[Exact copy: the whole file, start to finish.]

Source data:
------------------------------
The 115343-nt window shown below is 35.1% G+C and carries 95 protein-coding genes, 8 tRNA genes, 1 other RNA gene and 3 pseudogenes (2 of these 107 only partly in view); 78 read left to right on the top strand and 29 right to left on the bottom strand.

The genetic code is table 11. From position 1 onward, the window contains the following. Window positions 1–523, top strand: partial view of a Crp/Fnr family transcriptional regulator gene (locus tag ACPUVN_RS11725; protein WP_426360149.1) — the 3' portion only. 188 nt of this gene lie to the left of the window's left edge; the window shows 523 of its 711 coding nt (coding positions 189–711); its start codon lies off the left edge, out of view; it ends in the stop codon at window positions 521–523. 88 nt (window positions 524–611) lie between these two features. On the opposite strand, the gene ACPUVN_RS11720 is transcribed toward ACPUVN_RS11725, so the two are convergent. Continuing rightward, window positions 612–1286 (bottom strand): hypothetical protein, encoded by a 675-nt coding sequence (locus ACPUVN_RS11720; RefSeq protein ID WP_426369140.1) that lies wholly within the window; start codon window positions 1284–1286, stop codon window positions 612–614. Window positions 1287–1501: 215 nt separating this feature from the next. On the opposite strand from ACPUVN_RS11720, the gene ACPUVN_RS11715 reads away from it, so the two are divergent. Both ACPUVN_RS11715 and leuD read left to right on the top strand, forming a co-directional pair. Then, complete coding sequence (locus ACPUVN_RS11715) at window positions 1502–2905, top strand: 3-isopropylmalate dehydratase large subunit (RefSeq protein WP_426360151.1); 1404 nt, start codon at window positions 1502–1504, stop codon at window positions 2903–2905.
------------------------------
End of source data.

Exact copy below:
The 115343-nt window shown below is 35.1% G+C and carries 95 protein-coding genes, 8 tRNA genes, 1 other RNA gene and 3 pseudogenes (2 of these 107 only partly in view); 78 read left to right on the top strand and 29 right to left on the bottom strand.

The genetic code is table 11. From position 1 onward, the window contains the following. Window positions 1–523, top strand: partial view of a Crp/Fnr family transcriptional regulator gene (locus tag ACPUVN_RS11725; protein WP_426360149.1) — the 3' portion only. 188 nt of this gene lie to the left of the window's left edge; the window shows 523 of its 711 coding nt (coding positions 189–711); its start codon lies off the left edge, out of view; it ends in the stop codon at window positions 521–523. 88 nt (window positions 524–611) lie between these two features. On the opposite strand, the gene ACPUVN_RS11720 is transcribed toward ACPUVN_RS11725, so the two are convergent. Continuing rightward, window positions 612–1286 (bottom strand): hypothetical protein, encoded by a 675-nt coding sequence (locus ACPUVN_RS11720; RefSeq protein ID WP_426369140.1) that lies wholly within the window; start codon window positions 1284–1286, stop codon window positions 612–614. Window positions 1287–1501: 215 nt separating this feature from the next. On the opposite strand from ACPUVN_RS11720, the gene ACPUVN_RS11715 reads away from it, so the two are divergent. Both ACPUVN_RS11715 and leuD read left to right on the top strand, forming a co-directional pair. Then, complete coding sequence (locus ACPUVN_RS11715) at window positions 1502–2905, top strand: 3-isopropylmalate dehydratase large subunit (RefSeq protein WP_426360151.1); 1404 nt, start codon at window positions 1502–1504, stop codon at window positions 2903–2905.